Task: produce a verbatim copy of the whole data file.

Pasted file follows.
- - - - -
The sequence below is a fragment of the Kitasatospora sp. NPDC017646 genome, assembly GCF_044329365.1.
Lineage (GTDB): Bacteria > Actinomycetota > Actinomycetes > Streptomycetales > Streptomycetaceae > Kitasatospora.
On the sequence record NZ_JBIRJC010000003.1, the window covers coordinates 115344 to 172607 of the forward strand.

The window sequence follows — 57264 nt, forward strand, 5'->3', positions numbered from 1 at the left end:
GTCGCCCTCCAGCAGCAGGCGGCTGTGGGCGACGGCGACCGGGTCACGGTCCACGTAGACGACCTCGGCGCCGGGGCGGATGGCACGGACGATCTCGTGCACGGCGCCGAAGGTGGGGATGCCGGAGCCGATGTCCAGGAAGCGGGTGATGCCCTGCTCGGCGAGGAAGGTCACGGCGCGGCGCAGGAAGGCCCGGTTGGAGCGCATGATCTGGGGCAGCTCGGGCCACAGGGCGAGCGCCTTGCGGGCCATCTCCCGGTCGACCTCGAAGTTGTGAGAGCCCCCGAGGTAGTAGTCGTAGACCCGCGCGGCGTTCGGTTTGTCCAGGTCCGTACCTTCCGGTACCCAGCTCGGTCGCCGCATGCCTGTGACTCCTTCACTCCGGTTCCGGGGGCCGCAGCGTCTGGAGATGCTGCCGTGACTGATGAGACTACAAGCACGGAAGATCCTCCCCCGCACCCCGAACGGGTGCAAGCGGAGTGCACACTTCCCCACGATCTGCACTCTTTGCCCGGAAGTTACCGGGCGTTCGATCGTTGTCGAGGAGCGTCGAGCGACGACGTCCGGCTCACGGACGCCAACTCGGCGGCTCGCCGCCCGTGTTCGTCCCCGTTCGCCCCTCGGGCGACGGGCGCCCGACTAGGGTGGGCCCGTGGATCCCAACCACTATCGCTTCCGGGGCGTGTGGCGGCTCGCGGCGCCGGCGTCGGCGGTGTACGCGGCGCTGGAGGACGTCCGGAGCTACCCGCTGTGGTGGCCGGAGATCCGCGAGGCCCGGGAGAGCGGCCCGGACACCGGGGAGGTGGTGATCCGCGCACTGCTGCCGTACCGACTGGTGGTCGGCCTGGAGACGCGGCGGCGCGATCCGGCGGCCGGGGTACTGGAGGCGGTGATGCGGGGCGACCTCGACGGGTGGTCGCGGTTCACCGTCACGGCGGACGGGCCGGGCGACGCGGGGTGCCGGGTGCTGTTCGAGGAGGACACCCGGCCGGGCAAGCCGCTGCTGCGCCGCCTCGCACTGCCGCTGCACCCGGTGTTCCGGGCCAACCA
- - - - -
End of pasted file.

The sequence below is a fragment of the Kitasatospora sp. NPDC017646 genome, assembly GCF_044329365.1.
Lineage (GTDB): Bacteria > Actinomycetota > Actinomycetes > Streptomycetales > Streptomycetaceae > Kitasatospora.
On the sequence record NZ_JBIRJC010000003.1, the window covers coordinates 115344 to 172607 of the forward strand.

The window sequence follows — 57264 nt, forward strand, 5'->3', positions numbered from 1 at the left end:
GTCGCCCTCCAGCAGCAGGCGGCTGTGGGCGACGGCGACCGGGTCACGGTCCACGTAGACGACCTCGGCGCCGGGGCGGATGGCACGGACGATCTCGTGCACGGCGCCGAAGGTGGGGATGCCGGAGCCGATGTCCAGGAAGCGGGTGATGCCCTGCTCGGCGAGGAAGGTCACGGCGCGGCGCAGGAAGGCCCGGTTGGAGCGCATGATCTGGGGCAGCTCGGGCCACAGGGCGAGCGCCTTGCGGGCCATCTCCCGGTCGACCTCGAAGTTGTGAGAGCCCCCGAGGTAGTAGTCGTAGACCCGCGCGGCGTTCGGTTTGTCCAGGTCCGTACCTTCCGGTACCCAGCTCGGTCGCCGCATGCCTGTGACTCCTTCACTCCGGTTCCGGGGGCCGCAGCGTCTGGAGATGCTGCCGTGACTGATGAGACTACAAGCACGGAAGATCCTCCCCCGCACCCCGAACGGGTGCAAGCGGAGTGCACACTTCCCCACGATCTGCACTCTTTGCCCGGAAGTTACCGGGCGTTCGATCGTTGTCGAGGAGCGTCGAGCGACGACGTCCGGCTCACGGACGCCAACTCGGCGGCTCGCCGCCCGTGTTCGTCCCCGTTCGCCCCTCGGGCGACGGGCGCCCGACTAGGGTGGGCCCGTGGATCCCAACCACTATCGCTTCCGGGGCGTGTGGCGGCTCGCGGCGCCGGCGTCGGCGGTGTACGCGGCGCTGGAGGACGTCCGGAGCTACCCGCTGTGGTGGCCGGAGATCCGCGAGGCCCGGGAGAGCGGCCCGGACACCGGGGAGGTGGTGATCCGCGCACTGCTGCCGTACCGACTGGTGGTCGGCCTGGAGACGCGGCGGCGCGATCCGGCGGCCGGGGTACTGGAGGCGGTGATGCGGGGCGACCTCGACGGGTGGTCGCGGTTCACCGTCACGGCGGACGGGCCGGGCGACGCGGGGTGCCGGGTGCTGTTCGAGGAGGACACCCGGCCGGGCAAGCCGCTGCTGCGCCGCCTCGCACTGCCGCTGCACCCGGTGTTCCGGGCCAACCA